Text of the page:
Jordan in Numbers

In Jordan, hard facts are not commonly used, unfortunately. As I described at an earlier post, Jordan has a big social problem of bigotry and over-confidence is politics.  Many statements are given about the deteriorating status of living, which is true and sad in many cases, but are often expanded and generalized to say that nothing good has come out of the establishment. This is not true. Jordan has real problems: We have political problems, from the external climate of the Middle East, to internal marginalization. We have social problems, and problems in education, and problems in corruption, and a poor economic situation, etc. But things are getting better, and to say that the establishment has not done anything would be an injustice.

This is not to say that all is well: we are a long way to go, and we should obviously demand more from the establishment. We should also demand less marginalization, and to be included in the process. But to fool ourselves and say that we are living in a system where the Establishment is trying to keep is weak and poor would be an unjust, unfounded, and disheartening act.

This is a look at the last ten years King Abdullah II’s reign as the Kingdom’s head of state.

Can some of these developments be associated to the potential positive sum nature of the world, technology, etc.? Yes. But take a look at the data, collected from a number of sources, and decide for yourself if it shows the possibility of a benign, well-intentioned establishment.

Information is taken from the CIA Factbook (referenced CIA for short), the International Monetary Fund (IMF), and the Ministry of Finance of Jordan (MOF). Currencies are either in dollar ($ / USD), or in Jordanian Dinars (JD / JOD), and are indicated.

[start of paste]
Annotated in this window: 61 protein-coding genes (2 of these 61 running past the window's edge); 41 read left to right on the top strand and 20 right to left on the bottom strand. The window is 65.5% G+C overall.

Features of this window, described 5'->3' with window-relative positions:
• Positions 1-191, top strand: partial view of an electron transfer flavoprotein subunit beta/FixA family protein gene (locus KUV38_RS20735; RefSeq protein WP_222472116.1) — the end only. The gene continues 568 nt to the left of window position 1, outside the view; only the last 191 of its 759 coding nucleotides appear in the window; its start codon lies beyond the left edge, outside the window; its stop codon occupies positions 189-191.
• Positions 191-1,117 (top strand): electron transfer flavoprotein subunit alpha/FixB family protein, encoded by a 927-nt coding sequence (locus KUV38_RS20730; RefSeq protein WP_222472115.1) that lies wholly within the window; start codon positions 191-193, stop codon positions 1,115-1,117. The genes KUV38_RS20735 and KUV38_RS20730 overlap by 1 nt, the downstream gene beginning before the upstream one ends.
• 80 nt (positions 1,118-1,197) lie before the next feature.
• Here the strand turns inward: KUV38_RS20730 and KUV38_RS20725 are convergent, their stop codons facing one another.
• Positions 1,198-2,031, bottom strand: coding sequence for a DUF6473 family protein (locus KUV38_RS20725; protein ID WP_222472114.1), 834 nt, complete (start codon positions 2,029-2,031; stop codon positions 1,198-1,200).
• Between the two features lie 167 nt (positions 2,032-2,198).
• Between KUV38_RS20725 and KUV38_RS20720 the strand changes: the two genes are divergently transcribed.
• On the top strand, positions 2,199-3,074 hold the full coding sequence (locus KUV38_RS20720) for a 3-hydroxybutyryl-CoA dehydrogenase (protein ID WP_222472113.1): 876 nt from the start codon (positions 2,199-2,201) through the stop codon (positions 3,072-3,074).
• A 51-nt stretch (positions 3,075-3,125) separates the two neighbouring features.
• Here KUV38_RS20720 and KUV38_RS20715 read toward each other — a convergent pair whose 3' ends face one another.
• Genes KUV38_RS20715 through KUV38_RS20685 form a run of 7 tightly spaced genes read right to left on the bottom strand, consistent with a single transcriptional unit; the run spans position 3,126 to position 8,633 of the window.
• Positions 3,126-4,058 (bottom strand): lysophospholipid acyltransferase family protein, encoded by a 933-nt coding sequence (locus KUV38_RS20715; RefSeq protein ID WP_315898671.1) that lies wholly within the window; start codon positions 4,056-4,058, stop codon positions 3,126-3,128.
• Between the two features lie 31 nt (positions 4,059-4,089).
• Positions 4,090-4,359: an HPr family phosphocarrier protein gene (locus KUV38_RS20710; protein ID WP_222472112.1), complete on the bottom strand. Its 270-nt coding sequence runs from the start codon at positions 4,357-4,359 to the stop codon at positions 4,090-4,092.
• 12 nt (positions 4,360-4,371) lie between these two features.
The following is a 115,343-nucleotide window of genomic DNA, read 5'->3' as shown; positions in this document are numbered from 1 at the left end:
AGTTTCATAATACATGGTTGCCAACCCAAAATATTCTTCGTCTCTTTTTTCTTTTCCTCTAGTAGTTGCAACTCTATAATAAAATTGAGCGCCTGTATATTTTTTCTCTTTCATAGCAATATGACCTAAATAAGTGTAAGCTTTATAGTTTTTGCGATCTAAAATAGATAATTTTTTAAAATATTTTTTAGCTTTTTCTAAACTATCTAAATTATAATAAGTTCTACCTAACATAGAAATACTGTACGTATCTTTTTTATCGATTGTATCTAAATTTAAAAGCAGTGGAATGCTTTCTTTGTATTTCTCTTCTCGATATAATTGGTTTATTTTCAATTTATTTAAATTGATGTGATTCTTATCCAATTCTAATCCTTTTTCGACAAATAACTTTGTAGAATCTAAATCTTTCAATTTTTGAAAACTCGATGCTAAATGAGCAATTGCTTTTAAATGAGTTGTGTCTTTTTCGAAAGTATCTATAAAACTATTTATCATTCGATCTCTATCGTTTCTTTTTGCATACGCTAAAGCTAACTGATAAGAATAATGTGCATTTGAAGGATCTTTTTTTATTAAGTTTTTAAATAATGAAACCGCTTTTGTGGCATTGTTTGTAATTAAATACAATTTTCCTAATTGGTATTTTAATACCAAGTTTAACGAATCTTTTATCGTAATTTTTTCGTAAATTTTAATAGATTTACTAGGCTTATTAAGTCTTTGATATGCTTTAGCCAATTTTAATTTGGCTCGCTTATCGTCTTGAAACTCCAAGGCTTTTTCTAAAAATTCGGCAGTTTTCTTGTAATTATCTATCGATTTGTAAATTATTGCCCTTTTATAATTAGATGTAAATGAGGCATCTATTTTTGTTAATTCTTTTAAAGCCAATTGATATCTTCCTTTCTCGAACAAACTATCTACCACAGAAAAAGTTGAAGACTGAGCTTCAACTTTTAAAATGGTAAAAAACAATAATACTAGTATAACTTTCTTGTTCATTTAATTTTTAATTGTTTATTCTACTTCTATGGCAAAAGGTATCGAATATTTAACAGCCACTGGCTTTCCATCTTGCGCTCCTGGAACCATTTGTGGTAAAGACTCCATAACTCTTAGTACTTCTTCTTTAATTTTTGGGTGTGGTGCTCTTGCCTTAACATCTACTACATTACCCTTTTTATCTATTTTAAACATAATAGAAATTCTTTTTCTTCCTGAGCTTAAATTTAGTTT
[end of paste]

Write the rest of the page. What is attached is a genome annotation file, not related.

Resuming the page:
Nor all numbers are necessarily useful; GDP for instance is often criticized for not being a good metric of a country’s economic situation. Keep this in mind while viewing.

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According to Abdullah II’s book, Jordan exports to the US shot up from “virually nothing to $18 million in 1998”. Under Abdullah’s negotiations, this number rose to $1 billion in 2009.

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Debt as a percentage of the GDP continues to drop. After it reached below 60% of the GDP around 2008, a new policy was adopted that indicated that public debt shall never go above 60%. Initial reports indicate that we are about to hit that mark now, a very concerning sign. But people forget we are in a global recession; things are indeed very concerning, but some people assume that the establishment has worsened our situation. Looking back at 2002, where public debts’ percentage of the GDP was in the high 90s, it puts things in perspective.

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Public and External debts in Jordan shown as an absolute number in JOD. These numbers are contemporary and not adjusted for inflation. As such, if adjusted for inflation, one would probably see a more level Public Debt graph up to 2011, and slowly declining external debts.

 

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The image above is important, as it shows the upward progress of the Jordanian economy up until the global economic crisis. While economic growth is expected, the increasing economic growth from 2000 until 2007 was significant. Things took a downwards turn when the crisis hit, but were only fully realized by 2010, at the height of anti-Rifai protests. As Prime Minister Samir Rifa`i struggled to restore the financial situation in Jordan, by removing subsidies and enacting tough measures, his policies proved to be unpopular and lead to his downfall. People in Jordan believed Rifai’s government was embezzling the people from money by increasing oil prices, etc. Meanwhile, every person with access to a computer could verify that global oil prices were up; it was not the government playing make believe. But sometimes bad things happen to promising men, that is the cycle of life. Jordanians got Marouf al-Bakhit to replace him. I hope the anti-Rifai protesters are happy.

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GDP Per Capita numbers from 2000-2011. The Jordanian press however is not a fan of these numbers, as it says that the Ministry of Finance has been cooking some of the numbers, and at some point appended JOD 1.5 billion to a GDP figure for no reason.

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The image above is a curious one, as it seems to be lacking in data. But that’s what the CIA Factbook seems to say.